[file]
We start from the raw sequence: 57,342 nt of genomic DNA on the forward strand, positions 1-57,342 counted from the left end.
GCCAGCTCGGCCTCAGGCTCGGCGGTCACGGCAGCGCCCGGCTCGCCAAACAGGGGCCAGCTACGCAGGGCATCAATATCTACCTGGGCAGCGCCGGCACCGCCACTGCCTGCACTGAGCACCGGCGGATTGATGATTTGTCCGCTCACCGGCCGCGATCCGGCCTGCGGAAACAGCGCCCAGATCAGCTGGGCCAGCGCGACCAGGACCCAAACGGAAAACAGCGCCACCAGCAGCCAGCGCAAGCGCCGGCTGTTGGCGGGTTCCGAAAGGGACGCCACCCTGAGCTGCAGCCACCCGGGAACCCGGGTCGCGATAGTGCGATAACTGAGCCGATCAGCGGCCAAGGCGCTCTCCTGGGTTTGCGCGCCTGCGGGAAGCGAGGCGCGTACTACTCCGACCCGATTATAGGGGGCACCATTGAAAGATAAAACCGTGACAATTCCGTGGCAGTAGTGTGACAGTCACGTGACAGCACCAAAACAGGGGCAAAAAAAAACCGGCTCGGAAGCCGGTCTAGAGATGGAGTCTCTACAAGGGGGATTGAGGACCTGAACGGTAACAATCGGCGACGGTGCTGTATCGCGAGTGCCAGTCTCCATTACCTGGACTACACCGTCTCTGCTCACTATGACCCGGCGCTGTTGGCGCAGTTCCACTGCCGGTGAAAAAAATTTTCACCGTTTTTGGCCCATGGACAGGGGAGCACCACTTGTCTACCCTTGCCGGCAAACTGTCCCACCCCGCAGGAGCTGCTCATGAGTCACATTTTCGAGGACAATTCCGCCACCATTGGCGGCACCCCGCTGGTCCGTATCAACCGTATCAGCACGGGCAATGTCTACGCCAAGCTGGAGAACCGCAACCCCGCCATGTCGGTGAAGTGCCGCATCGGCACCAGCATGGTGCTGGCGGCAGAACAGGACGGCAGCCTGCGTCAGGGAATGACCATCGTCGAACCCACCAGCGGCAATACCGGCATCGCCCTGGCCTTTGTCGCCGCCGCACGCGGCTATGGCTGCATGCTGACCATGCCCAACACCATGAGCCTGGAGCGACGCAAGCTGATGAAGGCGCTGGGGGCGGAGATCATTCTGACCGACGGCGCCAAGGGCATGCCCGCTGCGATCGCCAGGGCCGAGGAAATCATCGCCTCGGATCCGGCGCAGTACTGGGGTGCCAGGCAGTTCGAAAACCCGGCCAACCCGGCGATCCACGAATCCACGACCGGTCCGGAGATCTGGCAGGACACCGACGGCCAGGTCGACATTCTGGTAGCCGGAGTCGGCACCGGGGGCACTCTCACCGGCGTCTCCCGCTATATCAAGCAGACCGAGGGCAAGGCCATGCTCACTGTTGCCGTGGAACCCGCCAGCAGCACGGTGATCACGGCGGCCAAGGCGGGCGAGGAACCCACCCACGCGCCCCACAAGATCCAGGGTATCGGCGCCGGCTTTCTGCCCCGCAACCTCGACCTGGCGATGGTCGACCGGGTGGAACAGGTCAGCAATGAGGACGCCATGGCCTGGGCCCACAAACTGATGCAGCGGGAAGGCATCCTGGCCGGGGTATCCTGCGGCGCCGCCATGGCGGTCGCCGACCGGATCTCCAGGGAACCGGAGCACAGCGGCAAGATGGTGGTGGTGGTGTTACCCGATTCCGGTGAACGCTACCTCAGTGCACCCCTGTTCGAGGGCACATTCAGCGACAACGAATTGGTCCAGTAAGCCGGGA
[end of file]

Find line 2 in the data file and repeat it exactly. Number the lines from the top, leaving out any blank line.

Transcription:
GCCAGCTCGGCCTCAGGCTCGGCGGTCACGGCAGCGCCCGGCTCGCCAAACAGGGGCCAGCTACGCAGGGCATCAATATCTACCTGGGCAGCGCCGGCACCGCCACTGCCTGCACTGAGCACCGGCGGATTGATGATTTGTCCGCTCACCGGCCGCGATCCGGCCTGCGGAAACAGCGCCCAGATCAGCTGGGCCAGCGCGACCAGGACCCAAACGGAAAACAGCGCCACCAGCAGCCAGCGCAAGCGCCGGCTGTTGGCGGGTTCCGAAAGGGACGCCACCCTGAGCTGCAGCCACCCGGGAACCCGGGTCGCGATAGTGCGATAACTGAGCCGATCAGCGGCCAAGGCGCTCTCCTGGGTTTGCGCGCCTGCGGGAAGCGAGGCGCGTACTACTCCGACCCGATTATAGGGGGCACCATTGAAAGATAAAACCGTGACAATTCCGTGGCAGTAGTGTGACAGTCACGTGACAGCACCAAAACAGGGGCAAAAAAAAACCGGCTCGGAAGCCGGTCTAGAGATGGAGTCTCTACAAGGGGGATTGAGGACCTGAACGGTAACAATCGGCGACGGTGCTGTATCGCGAGTGCCAGTCTCCATTACCTGGACTACACCGTCTCTGCTCACTATGACCCGGCGCTGTTGGCGCAGTTCCACTGCCGGTGAAAAAAATTTTCACCGTTTTTGGCCCATGGACAGGGGAGCACCACTTGTCTACCCTTGCCGGCAAACTGTCCCACCCCGCAGGAGCTGCTCATGAGTCACATTTTCGAGGACAATTCCGCCACCATTGGCGGCACCCCGCTGGTCCGTATCAACCGTATCAGCACGGGCAATGTCTACGCCAAGCTGGAGAACCGCAACCCCGCCATGTCGGTGAAGTGCCGCATCGGCACCAGCATGGTGCTGGCGGCAGAACAGGACGGCAGCCTGCGTCAGGGAATGACCATCGTCGAACCCACCAGCGGCAATACCGGCATCGCCCTGGCCTTTGTCGCCGCCGCACGCGGCTATGGCTGCATGCTGACCATGCCCAACACCATGAGCCTGGAGCGACGCAAGCTGATGAAGGCGCTGGGGGCGGAGATCATTCTGACCGACGGCGCCAAGGGCATGCCCGCTGCGATCGCCAGGGCCGAGGAAATCATCGCCTCGGATCCGGCGCAGTACTGGGGTGCCAGGCAGTTCGAAAACCCGGCCAACCCGGCGATCCACGAATCCACGACCGGTCCGGAGATCTGGCAGGACACCGACGGCCAGGTCGACATTCTGGTAGCCGGAGTCGGCACCGGGGGCACTCTCACCGGCGTCTCCCGCTATATCAAGCAGACCGAGGGCAAGGCCATGCTCACTGTTGCCGTGGAACCCGCCAGCAGCACGGTGATCACGGCGGCCAAGGCGGGCGAGGAACCCACCCACGCGCCCCACAAGATCCAGGGTATCGGCGCCGGCTTTCTGCCCCGCAACCTCGACCTGGCGATGGTCGACCGGGTGGAACAGGTCAGCAATGAGGACGCCATGGCCTGGGCCCACAAACTGATGCAGCGGGAAGGCATCCTGGCCGGGGTATCCTGCGGCGCCGCCATGGCGGTCGCCGACCGGATCTCCAGGGAACCGGAGCACAGCGGCAAGATGGTGGTGGTGGTGTTACCCGATTCCGGTGAACGCTACCTCAGTGCACCCCTGTTCGAGGGCACATTCAGCGACAACGAATTGGTCCAGTAAGCCGGGA